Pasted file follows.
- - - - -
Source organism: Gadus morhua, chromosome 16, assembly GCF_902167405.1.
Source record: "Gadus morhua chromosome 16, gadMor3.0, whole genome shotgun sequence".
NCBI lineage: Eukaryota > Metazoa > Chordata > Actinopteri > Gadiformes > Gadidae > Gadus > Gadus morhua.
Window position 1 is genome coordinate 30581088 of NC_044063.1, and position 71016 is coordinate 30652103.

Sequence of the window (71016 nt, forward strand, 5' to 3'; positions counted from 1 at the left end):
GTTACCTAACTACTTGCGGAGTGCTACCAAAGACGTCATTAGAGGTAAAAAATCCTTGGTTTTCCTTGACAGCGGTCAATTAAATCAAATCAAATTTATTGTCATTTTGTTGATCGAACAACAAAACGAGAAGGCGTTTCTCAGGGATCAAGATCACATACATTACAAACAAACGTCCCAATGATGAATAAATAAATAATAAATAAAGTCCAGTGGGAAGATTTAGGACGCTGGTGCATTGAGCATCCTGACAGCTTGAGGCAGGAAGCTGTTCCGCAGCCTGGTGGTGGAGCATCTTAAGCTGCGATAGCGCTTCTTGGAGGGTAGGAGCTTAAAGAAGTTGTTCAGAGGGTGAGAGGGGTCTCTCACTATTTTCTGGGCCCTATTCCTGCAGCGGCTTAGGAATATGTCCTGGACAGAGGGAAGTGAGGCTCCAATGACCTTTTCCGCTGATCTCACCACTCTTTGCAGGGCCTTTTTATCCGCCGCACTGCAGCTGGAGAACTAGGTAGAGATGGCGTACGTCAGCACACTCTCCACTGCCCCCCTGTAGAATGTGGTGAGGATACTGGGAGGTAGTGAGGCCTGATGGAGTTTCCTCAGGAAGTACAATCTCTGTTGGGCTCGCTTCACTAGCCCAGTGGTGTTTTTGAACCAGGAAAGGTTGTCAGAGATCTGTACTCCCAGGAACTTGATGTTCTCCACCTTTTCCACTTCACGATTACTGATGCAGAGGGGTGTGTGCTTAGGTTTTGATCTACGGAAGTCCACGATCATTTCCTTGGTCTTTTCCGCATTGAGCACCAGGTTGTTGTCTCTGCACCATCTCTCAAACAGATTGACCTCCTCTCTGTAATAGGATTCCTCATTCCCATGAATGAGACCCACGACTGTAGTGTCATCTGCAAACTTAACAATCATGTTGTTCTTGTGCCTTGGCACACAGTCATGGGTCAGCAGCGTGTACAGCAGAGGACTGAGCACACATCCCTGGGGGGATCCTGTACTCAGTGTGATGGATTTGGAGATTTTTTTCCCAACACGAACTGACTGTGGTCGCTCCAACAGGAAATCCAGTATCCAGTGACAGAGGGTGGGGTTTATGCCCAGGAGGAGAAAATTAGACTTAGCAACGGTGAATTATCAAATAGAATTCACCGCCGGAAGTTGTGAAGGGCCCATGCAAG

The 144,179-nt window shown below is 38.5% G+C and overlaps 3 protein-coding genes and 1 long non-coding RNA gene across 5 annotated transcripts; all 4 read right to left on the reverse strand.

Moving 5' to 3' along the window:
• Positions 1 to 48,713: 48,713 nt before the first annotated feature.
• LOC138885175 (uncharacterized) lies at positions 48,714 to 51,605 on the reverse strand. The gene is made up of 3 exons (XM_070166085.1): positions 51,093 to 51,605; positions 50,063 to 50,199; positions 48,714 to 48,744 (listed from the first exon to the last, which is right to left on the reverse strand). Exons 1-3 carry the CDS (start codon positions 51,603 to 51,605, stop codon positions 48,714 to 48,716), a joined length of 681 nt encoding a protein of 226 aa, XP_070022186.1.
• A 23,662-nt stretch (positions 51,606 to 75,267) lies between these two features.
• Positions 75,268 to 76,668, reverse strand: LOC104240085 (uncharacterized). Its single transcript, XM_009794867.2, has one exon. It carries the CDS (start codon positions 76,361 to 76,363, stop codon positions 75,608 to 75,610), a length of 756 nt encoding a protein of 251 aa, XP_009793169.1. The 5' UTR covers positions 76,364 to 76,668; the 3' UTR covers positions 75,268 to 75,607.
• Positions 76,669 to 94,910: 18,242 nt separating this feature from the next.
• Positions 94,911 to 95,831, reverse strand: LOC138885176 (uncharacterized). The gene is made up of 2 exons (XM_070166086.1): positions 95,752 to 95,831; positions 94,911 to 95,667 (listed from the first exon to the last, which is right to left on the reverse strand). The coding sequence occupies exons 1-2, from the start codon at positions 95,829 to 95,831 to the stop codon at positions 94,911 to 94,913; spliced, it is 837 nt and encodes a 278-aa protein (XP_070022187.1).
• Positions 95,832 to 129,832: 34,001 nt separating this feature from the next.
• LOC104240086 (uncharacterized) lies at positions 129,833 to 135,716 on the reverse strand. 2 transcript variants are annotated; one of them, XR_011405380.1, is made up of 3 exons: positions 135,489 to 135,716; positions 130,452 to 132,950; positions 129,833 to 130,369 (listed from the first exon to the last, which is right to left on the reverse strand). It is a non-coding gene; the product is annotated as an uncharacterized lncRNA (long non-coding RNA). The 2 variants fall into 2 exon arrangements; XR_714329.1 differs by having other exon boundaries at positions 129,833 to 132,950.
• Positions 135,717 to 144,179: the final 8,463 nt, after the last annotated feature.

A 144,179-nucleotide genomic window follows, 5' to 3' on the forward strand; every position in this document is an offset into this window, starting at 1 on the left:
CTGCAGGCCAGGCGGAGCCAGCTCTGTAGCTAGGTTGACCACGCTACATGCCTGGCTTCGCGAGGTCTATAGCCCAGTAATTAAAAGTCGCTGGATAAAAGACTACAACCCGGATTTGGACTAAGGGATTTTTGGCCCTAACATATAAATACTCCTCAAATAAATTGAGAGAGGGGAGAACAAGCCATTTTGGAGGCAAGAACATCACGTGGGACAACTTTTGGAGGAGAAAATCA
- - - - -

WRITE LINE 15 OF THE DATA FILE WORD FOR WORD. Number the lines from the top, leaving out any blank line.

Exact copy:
• Positions 95,832 to 129,832: 34,001 nt separating this feature from the next.